If you’ve long had the Moulin Rouge written in bright red on that Paris bucket list of yours, by all means feel free to tick it off. But be aware that the dinner-and-show cabaret is a far cry from its old dancehall days, catering as it does to tourist buses rather than nostalgia seekers.
The Moulin Rouge opened in 1889, at the foot of the hill of Montmartre, a district in the process of transitioning from a country town to an outer Paris suburb. Only a few decades earlier it had been covered in abbeys, vineyards, farms and mills — as many as thirty windmills whirled away, to crush flowers for perfume, to process gypsum for Plaster of Paris, to grind wheat for bread, or to press grapes for the juice that would ferment into the locals’ preferred tipple.
Industrialisation forced many mills to close, although some made themselves over into social hotspots, like the Moulin de la Galette, famously painted by both Pierre-Auguste Renoir and Vincent van Gogh.
In the second half of the nineteenth century, Montmartre became the spiritual home of artists; Impressionists adored its early pastoral nature, and later the Modernists loved its gritty edge. It was by this time very much a good-times kind of a neighbourhood, and while not all Parisians would deign to live in such a racy district, it was the place where they all came to party.
At first, the Moulin Rouge was known as the Jardin de Paris. Behind the mock red windmill — designed to evoke the old mills-turned-dancehalls uphill — was a kind of champagne garden.
Think Belle Époque music festival; monkeys swung from the trees, which were strung with hundreds of glowing gas-lit globes, while dancers perfected the can-can on stage …
… and — most fabulously of all — there was a giant elephant (which had originally been a star of the 1889 Exposition Universelle) that contained the orchestra, private belly-dancing shows, and (rumour has it) an opium den.
You can see the rear-end of the elephant in the above photo. Also, there used to be a rather fabulous turret-adorned fantasia of a building next door. Here’s a photo that better shows it in all its mock-medieval glory:
Nights here had a guinguette atmosphere. Posters used to promote fêtes galantes — a term describing the parkland parties immortalised by the pastoral paintings of François Boucher.
The Moulin Rouge attracted all the hottest artists in Paris (not to mention most beautiful women). Picasso and Henri de Toulouse-Lautrec were just two art stars who would find inspiration here.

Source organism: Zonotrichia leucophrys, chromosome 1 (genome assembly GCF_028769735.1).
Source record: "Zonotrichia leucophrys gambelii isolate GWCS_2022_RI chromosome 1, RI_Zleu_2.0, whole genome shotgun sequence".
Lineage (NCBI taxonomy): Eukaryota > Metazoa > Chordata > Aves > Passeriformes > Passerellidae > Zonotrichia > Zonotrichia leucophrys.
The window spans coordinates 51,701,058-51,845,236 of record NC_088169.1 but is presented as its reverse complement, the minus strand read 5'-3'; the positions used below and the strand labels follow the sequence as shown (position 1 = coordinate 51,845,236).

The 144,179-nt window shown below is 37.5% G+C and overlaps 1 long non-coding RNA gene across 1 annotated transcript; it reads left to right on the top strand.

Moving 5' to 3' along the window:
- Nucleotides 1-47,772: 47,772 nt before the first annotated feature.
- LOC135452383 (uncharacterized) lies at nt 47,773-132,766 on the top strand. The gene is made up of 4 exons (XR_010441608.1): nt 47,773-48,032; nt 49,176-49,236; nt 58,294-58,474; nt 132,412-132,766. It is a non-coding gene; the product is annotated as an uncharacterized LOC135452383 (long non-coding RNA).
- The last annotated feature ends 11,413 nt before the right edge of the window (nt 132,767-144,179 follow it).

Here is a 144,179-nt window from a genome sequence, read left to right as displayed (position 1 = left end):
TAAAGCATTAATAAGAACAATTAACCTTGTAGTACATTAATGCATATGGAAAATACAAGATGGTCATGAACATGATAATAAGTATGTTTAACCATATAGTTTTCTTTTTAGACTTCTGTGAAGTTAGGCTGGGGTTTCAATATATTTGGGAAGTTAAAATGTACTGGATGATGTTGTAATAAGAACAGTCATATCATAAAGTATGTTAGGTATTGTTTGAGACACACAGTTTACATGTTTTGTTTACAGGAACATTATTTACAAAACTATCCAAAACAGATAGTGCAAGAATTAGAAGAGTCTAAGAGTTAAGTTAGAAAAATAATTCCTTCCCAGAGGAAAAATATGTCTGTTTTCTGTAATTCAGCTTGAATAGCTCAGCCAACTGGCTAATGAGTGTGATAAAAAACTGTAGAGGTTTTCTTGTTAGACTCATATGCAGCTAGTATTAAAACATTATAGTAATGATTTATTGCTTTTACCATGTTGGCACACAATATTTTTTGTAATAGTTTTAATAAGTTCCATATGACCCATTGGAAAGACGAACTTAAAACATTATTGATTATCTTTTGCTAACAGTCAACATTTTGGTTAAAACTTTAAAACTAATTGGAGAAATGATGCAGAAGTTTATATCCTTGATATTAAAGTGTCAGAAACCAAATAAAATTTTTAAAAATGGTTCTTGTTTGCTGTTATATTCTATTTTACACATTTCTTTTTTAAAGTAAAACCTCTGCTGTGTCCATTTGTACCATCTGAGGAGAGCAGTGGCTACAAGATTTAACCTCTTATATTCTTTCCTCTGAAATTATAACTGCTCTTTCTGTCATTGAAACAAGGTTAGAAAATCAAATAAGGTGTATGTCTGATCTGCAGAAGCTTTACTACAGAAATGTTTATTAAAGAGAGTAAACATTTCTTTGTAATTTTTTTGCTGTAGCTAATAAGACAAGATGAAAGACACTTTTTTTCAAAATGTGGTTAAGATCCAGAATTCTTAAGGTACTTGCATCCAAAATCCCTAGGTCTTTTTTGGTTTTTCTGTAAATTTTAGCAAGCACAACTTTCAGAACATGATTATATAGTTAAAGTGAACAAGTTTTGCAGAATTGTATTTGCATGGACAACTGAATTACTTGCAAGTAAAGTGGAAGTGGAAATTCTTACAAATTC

Early in the twentieth century, the Moulin Rouge had a glitzy makeover, transforming from an al fresco artsy hangout into a glittering dancehall.
After the hall was gutted by a fire in 1915, the Moulin Rouge was once more reimagined, this time as a cinema and dance club …
… before morphing into the dinner-and-show cabaret it is today.
Fortunately the original spirit of the Moulin Rouge hasn’t completely blown away with the winds of time, and it can in fact be found right up by those famous scarlet-red sails.
Walk a few doors west of the Moulin Rouge to Cité Véron, a leafy cobbled laneway that seems to take you back centuries. Stop at 4bis, and enter the Bar à Bulles (Bubble Bar).
Here you’ll stumble upon the ultimate champagne garden, a guinguette-style jumble of vintage garden furniture shaded by maple trees and parasols, festooned with fairy lights and colourful lampshades.
But there’s more … A second hidden terrace awaits. Go through the tapas bar and up a set of stairs, and you’ll be so close to the red windmill you can touch it. On this charmingly wooded deck, edged in greenery, sun chairs are scattered around the famous landmark, and you can look across Boulevard de Clichy to spot some old artist studios, which also speak to the earlier bohemian era of Montmartre. Stay for sunset and beyond, when the windmill glows ruby-and-gold and the bud lights sparkle. It’s a most magical place, and while there are no jumbo elephants or swinging monkeys, it’s probably as close as you’ll ever get to the breezy glamour of the old Moulin Rouge.
The Bar à Bulles is open Tuesday and Wednesday from 6.00pm to midnight, and Thursday, Friday and Saturday until 1.00am. But note: the second rooftop is not accessible from Bar à Bulles on Friday and Saturday.